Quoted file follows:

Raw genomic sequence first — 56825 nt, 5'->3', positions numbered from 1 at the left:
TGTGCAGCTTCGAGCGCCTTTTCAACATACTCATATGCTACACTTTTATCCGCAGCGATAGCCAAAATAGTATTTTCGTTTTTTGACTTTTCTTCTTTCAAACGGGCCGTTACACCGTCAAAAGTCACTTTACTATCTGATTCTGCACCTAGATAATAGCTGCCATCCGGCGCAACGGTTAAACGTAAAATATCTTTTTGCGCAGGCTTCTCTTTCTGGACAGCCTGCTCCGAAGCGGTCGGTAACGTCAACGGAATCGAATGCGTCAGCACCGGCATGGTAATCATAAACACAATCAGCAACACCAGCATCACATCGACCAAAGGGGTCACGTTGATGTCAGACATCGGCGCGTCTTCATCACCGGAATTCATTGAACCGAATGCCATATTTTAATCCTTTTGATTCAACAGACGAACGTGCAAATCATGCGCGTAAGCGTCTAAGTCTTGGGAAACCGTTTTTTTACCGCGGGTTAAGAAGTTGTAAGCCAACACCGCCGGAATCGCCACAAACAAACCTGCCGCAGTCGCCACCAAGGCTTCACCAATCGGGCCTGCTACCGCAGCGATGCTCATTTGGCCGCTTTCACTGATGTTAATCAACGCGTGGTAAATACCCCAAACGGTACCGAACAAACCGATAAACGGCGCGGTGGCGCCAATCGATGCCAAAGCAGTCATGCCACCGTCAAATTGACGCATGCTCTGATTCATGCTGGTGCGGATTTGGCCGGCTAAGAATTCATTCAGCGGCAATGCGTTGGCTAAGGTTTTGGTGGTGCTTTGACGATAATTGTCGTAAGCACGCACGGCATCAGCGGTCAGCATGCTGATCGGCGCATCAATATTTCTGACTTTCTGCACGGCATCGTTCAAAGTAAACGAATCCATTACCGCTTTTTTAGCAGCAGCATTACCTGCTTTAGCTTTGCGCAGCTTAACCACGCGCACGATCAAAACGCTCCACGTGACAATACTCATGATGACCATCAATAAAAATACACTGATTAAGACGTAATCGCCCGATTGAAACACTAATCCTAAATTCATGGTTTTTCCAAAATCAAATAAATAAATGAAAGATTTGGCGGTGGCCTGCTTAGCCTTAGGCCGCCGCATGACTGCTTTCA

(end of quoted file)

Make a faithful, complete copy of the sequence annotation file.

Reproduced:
Raw genomic sequence first — 56825 nt, 5'->3', positions numbered from 1 at the left:
TGTGCAGCTTCGAGCGCCTTTTCAACATACTCATATGCTACACTTTTATCCGCAGCGATAGCCAAAATAGTATTTTCGTTTTTTGACTTTTCTTCTTTCAAACGGGCCGTTACACCGTCAAAAGTCACTTTACTATCTGATTCTGCACCTAGATAATAGCTGCCATCCGGCGCAACGGTTAAACGTAAAATATCTTTTTGCGCAGGCTTCTCTTTCTGGACAGCCTGCTCCGAAGCGGTCGGTAACGTCAACGGAATCGAATGCGTCAGCACCGGCATGGTAATCATAAACACAATCAGCAACACCAGCATCACATCGACCAAAGGGGTCACGTTGATGTCAGACATCGGCGCGTCTTCATCACCGGAATTCATTGAACCGAATGCCATATTTTAATCCTTTTGATTCAACAGACGAACGTGCAAATCATGCGCGTAAGCGTCTAAGTCTTGGGAAACCGTTTTTTTACCGCGGGTTAAGAAGTTGTAAGCCAACACCGCCGGAATCGCCACAAACAAACCTGCCGCAGTCGCCACCAAGGCTTCACCAATCGGGCCTGCTACCGCAGCGATGCTCATTTGGCCGCTTTCACTGATGTTAATCAACGCGTGGTAAATACCCCAAACGGTACCGAACAAACCGATAAACGGCGCGGTGGCGCCAATCGATGCCAAAGCAGTCATGCCACCGTCAAATTGACGCATGCTCTGATTCATGCTGGTGCGGATTTGGCCGGCTAAGAATTCATTCAGCGGCAATGCGTTGGCTAAGGTTTTGGTGGTGCTTTGACGATAATTGTCGTAAGCACGCACGGCATCAGCGGTCAGCATGCTGATCGGCGCATCAATATTTCTGACTTTCTGCACGGCATCGTTCAAAGTAAACGAATCCATTACCGCTTTTTTAGCAGCAGCATTACCTGCTTTAGCTTTGCGCAGCTTAACCACGCGCACGATCAAAACGCTCCACGTGACAATACTCATGATGACCATCAATAAAAATACACTGATTAAGACGTAATCGCCCGATTGAAACACTAATCCTAAATTCATGGTTTTTCCAAAATCAAATAAATAAATGAAAGATTTGGCGGTGGCCTGCTTAGCCTTAGGCCGCCGCATGACTGCTTTCA